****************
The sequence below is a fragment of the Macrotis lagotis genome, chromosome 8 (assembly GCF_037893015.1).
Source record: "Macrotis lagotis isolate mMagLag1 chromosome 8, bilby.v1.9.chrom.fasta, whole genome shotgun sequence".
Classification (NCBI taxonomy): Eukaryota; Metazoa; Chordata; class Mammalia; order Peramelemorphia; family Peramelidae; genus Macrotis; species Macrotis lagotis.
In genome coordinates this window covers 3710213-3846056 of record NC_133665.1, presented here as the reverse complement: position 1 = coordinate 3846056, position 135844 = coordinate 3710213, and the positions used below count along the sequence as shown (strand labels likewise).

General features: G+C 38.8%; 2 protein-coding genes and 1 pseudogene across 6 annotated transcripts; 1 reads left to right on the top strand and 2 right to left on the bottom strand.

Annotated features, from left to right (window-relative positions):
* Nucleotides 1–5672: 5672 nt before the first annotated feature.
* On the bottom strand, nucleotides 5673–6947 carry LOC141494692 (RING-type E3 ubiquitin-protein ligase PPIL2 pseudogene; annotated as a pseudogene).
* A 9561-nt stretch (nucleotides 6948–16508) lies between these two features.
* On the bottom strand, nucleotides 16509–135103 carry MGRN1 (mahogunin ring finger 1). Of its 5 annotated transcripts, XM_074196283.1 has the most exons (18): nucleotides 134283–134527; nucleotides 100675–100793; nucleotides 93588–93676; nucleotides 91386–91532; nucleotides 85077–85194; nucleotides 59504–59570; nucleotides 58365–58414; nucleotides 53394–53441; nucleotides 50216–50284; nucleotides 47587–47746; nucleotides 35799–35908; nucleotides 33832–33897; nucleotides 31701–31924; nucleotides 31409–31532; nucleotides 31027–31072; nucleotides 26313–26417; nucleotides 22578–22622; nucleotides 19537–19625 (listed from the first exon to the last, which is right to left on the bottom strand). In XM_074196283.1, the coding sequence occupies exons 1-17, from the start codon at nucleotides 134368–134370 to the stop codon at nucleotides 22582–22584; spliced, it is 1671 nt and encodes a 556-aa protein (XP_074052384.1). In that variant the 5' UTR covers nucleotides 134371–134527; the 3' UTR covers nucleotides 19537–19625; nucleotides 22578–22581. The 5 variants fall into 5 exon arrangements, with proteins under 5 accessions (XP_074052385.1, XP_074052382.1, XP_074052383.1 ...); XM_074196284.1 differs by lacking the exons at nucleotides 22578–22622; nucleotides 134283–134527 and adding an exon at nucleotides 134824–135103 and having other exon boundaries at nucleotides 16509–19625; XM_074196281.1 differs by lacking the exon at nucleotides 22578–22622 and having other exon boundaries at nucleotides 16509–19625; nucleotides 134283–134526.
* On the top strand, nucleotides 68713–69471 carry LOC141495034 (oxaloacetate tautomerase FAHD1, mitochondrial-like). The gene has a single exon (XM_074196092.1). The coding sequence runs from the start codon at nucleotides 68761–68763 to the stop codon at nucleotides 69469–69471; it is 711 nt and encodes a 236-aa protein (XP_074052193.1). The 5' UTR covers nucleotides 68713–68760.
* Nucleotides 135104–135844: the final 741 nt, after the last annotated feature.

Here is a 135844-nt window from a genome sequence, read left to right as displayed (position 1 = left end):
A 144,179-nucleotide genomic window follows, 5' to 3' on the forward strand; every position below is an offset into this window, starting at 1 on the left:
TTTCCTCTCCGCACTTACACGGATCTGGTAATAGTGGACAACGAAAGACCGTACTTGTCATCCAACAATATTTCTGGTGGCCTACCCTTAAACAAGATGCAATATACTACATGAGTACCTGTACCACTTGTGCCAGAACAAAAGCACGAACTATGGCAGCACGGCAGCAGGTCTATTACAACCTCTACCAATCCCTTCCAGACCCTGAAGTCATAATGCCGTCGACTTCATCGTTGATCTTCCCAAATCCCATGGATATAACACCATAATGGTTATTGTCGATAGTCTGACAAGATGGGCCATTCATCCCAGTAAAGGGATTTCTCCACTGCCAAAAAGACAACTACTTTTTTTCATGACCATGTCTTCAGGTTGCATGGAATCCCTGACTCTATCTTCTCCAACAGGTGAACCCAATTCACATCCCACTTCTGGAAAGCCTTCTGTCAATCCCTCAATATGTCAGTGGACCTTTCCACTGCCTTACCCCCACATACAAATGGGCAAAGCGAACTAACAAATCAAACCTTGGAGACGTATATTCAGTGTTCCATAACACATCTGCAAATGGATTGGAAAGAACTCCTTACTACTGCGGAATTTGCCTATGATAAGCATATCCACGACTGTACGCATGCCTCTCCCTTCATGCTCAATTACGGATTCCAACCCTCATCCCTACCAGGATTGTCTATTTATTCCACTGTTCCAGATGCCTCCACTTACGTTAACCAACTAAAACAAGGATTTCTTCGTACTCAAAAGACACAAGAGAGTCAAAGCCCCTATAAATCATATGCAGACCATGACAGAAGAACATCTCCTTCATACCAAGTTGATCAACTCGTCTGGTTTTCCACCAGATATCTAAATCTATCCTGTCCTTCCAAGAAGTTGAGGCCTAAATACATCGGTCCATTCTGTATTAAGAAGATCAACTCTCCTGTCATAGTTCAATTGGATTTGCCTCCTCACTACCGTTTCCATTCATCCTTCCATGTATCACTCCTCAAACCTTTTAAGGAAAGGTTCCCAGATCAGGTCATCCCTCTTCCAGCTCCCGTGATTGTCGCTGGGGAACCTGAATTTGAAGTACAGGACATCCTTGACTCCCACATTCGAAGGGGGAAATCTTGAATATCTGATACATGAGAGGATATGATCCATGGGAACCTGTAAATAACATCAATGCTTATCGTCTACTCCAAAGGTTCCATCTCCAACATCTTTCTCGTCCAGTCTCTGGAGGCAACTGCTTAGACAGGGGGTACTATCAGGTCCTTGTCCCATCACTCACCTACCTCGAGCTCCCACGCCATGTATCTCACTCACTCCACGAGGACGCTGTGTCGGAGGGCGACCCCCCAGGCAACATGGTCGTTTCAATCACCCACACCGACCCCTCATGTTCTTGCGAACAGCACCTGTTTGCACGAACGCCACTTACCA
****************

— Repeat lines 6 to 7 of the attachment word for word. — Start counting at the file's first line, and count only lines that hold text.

Annotated features, from left to right (window-relative positions):
* Nucleotides 1–5672: 5672 nt before the first annotated feature.